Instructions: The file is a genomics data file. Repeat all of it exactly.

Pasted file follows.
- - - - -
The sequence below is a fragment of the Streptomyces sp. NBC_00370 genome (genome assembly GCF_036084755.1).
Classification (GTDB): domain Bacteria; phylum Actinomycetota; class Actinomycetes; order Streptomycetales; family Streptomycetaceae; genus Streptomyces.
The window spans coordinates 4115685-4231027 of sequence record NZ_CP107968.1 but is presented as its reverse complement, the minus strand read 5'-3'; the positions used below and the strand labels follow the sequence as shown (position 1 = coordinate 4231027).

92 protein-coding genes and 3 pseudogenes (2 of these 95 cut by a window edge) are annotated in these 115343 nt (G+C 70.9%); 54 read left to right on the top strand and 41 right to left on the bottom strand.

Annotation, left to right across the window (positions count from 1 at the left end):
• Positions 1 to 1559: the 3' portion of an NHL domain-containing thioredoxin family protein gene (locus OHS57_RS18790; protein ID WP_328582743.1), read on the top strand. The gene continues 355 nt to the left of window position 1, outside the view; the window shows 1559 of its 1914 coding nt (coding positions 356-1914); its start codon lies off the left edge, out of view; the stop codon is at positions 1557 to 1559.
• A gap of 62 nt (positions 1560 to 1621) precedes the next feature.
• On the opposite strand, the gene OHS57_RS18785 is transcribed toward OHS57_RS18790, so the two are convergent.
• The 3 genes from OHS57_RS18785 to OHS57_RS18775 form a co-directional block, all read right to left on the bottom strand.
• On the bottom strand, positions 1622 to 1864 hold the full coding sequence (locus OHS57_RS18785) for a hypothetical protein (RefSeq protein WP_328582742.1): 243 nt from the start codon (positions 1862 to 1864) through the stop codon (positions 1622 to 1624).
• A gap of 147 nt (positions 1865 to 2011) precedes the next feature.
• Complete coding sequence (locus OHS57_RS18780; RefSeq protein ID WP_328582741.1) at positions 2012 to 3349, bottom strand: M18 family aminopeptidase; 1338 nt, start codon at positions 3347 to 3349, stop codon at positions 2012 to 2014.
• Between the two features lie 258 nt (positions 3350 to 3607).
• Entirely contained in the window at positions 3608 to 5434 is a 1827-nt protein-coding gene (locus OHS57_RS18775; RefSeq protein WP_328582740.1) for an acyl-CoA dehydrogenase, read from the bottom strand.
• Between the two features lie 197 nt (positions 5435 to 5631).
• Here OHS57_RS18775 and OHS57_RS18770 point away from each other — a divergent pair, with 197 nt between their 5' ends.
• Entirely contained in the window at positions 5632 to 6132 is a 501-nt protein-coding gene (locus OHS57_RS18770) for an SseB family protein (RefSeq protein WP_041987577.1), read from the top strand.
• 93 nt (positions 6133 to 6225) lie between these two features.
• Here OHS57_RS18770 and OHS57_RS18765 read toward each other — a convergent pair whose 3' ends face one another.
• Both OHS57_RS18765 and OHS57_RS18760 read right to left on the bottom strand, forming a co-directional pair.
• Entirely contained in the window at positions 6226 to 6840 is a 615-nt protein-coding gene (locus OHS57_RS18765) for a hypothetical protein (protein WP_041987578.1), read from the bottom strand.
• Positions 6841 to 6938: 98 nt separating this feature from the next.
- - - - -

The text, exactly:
The sequence below is a fragment of the Streptomyces sp. NBC_00370 genome (genome assembly GCF_036084755.1).
Classification (GTDB): domain Bacteria; phylum Actinomycetota; class Actinomycetes; order Streptomycetales; family Streptomycetaceae; genus Streptomyces.
The window spans coordinates 4115685-4231027 of sequence record NZ_CP107968.1 but is presented as its reverse complement, the minus strand read 5'-3'; the positions used below and the strand labels follow the sequence as shown (position 1 = coordinate 4231027).

92 protein-coding genes and 3 pseudogenes (2 of these 95 cut by a window edge) are annotated in these 115343 nt (G+C 70.9%); 54 read left to right on the top strand and 41 right to left on the bottom strand.

Annotation, left to right across the window (positions count from 1 at the left end):
• Positions 1 to 1559: the 3' portion of an NHL domain-containing thioredoxin family protein gene (locus OHS57_RS18790; protein ID WP_328582743.1), read on the top strand. The gene continues 355 nt to the left of window position 1, outside the view; the window shows 1559 of its 1914 coding nt (coding positions 356-1914); its start codon lies off the left edge, out of view; the stop codon is at positions 1557 to 1559.
• A gap of 62 nt (positions 1560 to 1621) precedes the next feature.
• On the opposite strand, the gene OHS57_RS18785 is transcribed toward OHS57_RS18790, so the two are convergent.
• The 3 genes from OHS57_RS18785 to OHS57_RS18775 form a co-directional block, all read right to left on the bottom strand.
• On the bottom strand, positions 1622 to 1864 hold the full coding sequence (locus OHS57_RS18785) for a hypothetical protein (RefSeq protein WP_328582742.1): 243 nt from the start codon (positions 1862 to 1864) through the stop codon (positions 1622 to 1624).
• A gap of 147 nt (positions 1865 to 2011) precedes the next feature.
• Complete coding sequence (locus OHS57_RS18780; RefSeq protein ID WP_328582741.1) at positions 2012 to 3349, bottom strand: M18 family aminopeptidase; 1338 nt, start codon at positions 3347 to 3349, stop codon at positions 2012 to 2014.
• Between the two features lie 258 nt (positions 3350 to 3607).
• Entirely contained in the window at positions 3608 to 5434 is a 1827-nt protein-coding gene (locus OHS57_RS18775; RefSeq protein WP_328582740.1) for an acyl-CoA dehydrogenase, read from the bottom strand.
• Between the two features lie 197 nt (positions 5435 to 5631).
• Here OHS57_RS18775 and OHS57_RS18770 point away from each other — a divergent pair, with 197 nt between their 5' ends.
• Entirely contained in the window at positions 5632 to 6132 is a 501-nt protein-coding gene (locus OHS57_RS18770) for an SseB family protein (RefSeq protein WP_041987577.1), read from the top strand.
• 93 nt (positions 6133 to 6225) lie between these two features.
• Here OHS57_RS18770 and OHS57_RS18765 read toward each other — a convergent pair whose 3' ends face one another.
• Both OHS57_RS18765 and OHS57_RS18760 read right to left on the bottom strand, forming a co-directional pair.
• Entirely contained in the window at positions 6226 to 6840 is a 615-nt protein-coding gene (locus OHS57_RS18765) for a hypothetical protein (protein WP_041987578.1), read from the bottom strand.
• Positions 6841 to 6938: 98 nt separating this feature from the next.